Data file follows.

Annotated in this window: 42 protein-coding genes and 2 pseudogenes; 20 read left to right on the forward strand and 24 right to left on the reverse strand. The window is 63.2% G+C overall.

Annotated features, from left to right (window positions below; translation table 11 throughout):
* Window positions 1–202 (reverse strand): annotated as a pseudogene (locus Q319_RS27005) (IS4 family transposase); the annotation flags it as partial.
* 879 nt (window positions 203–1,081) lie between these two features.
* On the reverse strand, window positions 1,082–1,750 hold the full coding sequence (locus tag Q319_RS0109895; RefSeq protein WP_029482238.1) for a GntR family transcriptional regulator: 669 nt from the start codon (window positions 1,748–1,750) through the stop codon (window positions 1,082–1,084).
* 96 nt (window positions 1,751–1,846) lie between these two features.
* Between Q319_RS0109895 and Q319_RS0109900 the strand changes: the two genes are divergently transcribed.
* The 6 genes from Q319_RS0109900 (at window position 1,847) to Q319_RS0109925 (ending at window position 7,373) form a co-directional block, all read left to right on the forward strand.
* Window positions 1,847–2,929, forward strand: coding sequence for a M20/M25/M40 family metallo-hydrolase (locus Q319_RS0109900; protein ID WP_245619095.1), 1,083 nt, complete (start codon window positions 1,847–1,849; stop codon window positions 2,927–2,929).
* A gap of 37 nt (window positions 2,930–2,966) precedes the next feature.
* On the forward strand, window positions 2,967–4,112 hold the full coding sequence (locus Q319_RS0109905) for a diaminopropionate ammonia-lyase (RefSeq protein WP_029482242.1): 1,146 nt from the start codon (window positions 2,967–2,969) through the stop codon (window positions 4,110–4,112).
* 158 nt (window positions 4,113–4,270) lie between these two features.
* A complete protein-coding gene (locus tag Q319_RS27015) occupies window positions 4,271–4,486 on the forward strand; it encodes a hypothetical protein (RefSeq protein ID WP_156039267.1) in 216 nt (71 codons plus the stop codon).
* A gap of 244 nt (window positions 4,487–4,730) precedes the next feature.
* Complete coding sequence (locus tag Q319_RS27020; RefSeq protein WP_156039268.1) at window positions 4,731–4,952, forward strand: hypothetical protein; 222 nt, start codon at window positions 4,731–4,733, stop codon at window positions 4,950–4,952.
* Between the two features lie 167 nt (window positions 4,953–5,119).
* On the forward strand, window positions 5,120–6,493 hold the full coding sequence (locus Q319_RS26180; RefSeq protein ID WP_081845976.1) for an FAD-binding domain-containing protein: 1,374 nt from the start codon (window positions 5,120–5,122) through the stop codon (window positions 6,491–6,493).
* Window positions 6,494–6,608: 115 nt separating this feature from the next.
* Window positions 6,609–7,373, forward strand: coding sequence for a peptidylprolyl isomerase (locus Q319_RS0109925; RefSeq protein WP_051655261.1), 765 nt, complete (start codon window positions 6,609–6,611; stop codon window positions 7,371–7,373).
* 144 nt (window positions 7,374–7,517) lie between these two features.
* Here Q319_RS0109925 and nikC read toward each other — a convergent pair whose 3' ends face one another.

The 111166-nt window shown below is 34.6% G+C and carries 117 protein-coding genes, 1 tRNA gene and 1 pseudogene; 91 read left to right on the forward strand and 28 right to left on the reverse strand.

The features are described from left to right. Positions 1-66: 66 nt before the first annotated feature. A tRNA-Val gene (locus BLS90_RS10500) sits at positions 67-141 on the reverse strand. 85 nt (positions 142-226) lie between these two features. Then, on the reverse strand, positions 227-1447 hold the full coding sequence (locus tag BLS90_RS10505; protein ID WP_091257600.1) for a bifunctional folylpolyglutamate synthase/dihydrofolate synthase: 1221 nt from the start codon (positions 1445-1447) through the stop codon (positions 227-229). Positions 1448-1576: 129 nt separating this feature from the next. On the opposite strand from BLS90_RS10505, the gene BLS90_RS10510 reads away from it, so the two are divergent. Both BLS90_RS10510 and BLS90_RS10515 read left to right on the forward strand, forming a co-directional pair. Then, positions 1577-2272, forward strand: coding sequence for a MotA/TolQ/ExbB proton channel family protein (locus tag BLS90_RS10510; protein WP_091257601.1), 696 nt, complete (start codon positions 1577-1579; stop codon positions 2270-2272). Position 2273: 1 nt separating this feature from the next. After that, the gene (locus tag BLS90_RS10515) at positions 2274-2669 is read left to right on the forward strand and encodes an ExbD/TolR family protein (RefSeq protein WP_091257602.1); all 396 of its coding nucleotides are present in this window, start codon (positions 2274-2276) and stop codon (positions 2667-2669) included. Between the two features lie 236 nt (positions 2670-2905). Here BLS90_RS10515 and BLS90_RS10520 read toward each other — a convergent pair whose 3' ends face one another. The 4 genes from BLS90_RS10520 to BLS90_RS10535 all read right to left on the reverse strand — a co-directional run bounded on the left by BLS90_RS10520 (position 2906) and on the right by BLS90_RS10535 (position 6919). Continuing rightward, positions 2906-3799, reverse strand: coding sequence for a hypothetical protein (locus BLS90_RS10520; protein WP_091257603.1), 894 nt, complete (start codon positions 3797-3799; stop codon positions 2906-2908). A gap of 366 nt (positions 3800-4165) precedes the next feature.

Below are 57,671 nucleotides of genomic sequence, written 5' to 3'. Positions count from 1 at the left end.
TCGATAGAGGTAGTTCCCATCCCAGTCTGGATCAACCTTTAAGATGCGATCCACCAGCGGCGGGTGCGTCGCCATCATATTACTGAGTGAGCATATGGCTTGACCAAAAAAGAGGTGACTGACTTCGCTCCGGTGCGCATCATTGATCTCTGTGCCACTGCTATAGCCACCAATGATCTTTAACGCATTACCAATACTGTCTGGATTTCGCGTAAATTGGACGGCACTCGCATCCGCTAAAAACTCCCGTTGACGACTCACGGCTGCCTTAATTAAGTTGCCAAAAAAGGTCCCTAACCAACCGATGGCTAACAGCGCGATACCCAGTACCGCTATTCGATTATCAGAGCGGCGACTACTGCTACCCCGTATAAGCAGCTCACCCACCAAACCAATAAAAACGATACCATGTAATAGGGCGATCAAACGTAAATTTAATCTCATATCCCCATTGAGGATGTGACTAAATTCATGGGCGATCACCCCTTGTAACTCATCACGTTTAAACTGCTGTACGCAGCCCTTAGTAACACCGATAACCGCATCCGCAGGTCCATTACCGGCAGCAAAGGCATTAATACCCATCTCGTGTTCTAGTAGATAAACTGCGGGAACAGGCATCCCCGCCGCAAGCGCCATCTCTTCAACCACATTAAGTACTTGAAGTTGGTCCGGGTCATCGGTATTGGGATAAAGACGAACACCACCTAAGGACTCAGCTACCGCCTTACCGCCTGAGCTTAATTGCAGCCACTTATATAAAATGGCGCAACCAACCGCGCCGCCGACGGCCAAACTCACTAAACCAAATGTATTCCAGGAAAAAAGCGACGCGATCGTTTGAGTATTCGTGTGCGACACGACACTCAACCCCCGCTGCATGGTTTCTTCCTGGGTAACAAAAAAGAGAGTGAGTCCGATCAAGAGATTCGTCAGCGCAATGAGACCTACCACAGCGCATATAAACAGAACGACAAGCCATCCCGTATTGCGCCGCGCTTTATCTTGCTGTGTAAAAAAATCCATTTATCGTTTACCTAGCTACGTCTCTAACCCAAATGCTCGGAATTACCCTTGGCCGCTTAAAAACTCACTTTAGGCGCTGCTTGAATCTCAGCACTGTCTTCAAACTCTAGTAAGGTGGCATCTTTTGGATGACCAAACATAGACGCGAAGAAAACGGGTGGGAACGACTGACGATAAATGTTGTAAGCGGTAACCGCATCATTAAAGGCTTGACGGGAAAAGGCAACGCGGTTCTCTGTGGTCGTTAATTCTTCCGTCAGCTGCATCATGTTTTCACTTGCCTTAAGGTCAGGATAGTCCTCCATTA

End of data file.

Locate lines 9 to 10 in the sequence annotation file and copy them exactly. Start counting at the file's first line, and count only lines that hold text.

* Window positions 1,847–2,929, forward strand: coding sequence for a M20/M25/M40 family metallo-hydrolase (locus Q319_RS0109900; protein ID WP_245619095.1), 1,083 nt, complete (start codon window positions 1,847–1,849; stop codon window positions 2,927–2,929).
* A gap of 37 nt (window positions 2,930–2,966) precedes the next feature.